Rohinni is a company which has developed a way “to print lighting and apply it to almost any kind of surface”. So what is this invention really?
The product which is called Lightpaper (perfectly adequate) is produced by mixing ink with very, very small LEDs. The concoction is then applied to a conductive layer by printing. The creation is furthermore packed between two other layers and sealed. So how small is one of the diodes? The answer is, it is as tiny as a red blood cell.
When current runs through the conductive layer the paper is lit. The problem at this stage is that the diodes are randomly spread out on the layer, which causes a starry night effect when the product lights up. Exact placement and distribution of the diodes on the surface is what the company is working on next, but for a lot of applications the product is already good to go.
The company is not just another screen provider for the TV market; it wants to put the technology to use where it can make a real difference soon. The CMO Nick Smooth told Fast Company that the technology could for instance provide illumination of mobile phone logos or apply as headlights for a car.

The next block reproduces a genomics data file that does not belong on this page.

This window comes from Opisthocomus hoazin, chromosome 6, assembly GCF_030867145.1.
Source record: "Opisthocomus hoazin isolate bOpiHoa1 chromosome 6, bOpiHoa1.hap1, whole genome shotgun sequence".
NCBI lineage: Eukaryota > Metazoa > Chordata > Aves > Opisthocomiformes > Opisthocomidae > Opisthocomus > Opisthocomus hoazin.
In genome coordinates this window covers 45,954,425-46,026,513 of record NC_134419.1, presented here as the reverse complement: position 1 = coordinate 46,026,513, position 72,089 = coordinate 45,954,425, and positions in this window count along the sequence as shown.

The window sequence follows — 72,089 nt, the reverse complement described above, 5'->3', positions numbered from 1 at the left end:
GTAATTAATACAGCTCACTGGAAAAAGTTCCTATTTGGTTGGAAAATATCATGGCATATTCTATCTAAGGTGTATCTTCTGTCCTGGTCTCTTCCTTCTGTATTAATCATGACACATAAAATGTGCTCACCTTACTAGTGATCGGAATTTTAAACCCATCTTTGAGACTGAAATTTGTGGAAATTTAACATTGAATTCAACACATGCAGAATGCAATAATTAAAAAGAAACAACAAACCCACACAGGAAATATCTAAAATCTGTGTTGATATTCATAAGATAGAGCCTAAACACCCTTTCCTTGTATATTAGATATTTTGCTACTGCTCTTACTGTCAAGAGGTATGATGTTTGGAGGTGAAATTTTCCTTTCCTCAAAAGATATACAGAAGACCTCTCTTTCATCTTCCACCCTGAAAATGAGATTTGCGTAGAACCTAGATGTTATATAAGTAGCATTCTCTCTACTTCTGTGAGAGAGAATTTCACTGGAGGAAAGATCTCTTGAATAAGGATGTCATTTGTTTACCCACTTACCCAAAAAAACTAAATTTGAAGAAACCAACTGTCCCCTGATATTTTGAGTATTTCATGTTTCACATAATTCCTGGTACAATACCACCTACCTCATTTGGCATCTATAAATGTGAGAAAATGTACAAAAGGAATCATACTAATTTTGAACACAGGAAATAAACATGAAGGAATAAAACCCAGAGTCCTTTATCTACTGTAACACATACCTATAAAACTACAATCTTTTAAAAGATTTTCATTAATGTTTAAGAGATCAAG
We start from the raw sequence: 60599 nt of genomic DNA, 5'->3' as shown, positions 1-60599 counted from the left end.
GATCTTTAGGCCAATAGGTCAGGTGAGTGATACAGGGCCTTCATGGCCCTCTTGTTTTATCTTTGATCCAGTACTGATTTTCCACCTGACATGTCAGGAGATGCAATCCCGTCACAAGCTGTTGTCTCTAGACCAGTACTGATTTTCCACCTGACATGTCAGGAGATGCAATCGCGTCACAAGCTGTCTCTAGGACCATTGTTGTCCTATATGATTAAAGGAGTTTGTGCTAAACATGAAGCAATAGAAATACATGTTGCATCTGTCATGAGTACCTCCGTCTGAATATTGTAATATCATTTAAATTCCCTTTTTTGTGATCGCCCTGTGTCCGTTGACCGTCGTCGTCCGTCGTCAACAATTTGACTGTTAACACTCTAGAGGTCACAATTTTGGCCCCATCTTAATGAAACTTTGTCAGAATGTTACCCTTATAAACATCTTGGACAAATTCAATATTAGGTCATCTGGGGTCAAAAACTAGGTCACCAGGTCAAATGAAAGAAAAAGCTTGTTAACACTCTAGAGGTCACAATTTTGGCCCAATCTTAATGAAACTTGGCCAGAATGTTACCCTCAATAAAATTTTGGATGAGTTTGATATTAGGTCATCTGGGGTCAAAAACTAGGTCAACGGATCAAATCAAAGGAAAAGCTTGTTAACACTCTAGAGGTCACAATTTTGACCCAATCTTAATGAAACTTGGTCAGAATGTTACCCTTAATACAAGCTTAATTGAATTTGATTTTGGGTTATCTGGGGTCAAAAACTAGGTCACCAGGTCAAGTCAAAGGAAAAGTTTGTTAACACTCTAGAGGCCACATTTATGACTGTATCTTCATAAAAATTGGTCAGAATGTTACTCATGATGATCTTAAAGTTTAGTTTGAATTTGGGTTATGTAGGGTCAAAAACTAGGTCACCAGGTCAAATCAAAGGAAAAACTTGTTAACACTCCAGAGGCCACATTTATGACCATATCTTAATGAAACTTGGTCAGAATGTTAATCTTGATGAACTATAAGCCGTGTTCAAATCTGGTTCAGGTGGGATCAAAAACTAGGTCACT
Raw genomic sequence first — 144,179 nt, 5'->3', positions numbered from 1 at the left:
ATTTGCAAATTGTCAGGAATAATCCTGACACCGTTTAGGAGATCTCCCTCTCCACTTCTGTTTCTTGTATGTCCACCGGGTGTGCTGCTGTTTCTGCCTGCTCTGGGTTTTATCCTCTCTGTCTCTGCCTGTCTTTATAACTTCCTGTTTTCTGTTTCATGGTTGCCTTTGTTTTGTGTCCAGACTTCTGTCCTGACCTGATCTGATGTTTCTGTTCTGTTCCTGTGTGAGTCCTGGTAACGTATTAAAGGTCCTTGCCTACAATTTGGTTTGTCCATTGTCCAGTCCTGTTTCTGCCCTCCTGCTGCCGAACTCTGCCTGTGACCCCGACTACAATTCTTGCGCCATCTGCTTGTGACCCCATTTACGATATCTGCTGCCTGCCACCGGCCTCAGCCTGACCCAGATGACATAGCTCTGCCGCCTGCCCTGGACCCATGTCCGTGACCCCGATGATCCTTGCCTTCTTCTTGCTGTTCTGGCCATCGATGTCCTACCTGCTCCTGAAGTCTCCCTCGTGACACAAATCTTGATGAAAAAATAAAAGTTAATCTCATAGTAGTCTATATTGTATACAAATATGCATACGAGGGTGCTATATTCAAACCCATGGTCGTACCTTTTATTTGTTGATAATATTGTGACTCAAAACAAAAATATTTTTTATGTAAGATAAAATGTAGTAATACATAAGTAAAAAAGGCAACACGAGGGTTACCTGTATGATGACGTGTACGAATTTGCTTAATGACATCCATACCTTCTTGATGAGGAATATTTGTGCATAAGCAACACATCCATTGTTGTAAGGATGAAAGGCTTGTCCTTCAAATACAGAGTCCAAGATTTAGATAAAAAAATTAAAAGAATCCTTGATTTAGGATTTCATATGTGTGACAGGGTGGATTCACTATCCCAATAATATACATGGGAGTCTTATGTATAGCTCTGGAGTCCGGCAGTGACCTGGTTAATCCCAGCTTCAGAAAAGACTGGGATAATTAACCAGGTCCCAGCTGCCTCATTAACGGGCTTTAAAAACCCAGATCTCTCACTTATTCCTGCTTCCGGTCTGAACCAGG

Rohinni is working with multiple partners right now, with names the CMO does not want to mention at the moment. We’re expecting great things though, especially since the next version coming within a few months raises the bar by providing the feature of addressing and programming clusters of diodes on the surface. In the near future, only creativity sets the limits.
Read the full article in Fast Company
On a second and related note, we want to highlight news broken earlier this week by Kurzweil Artificial Intelligence. An international scientist team have finally developed low-cost printed electronics for medical purpose.
The magic about this breakthrough is that it can be printed on actual paper, available cheaply everywhere in the world. Using silver nanowire ink, the researchers have been able to create ultrathin and ultralight capacitive touch devices. Such a device can respond to touch even when curved, folded and unfolded 15 times and rolled and unrolled 5,000 times.
We cannot wait to see the applications for this invention, which according to the scientists are many. Read more about the technology in this post from Kurtzweil AI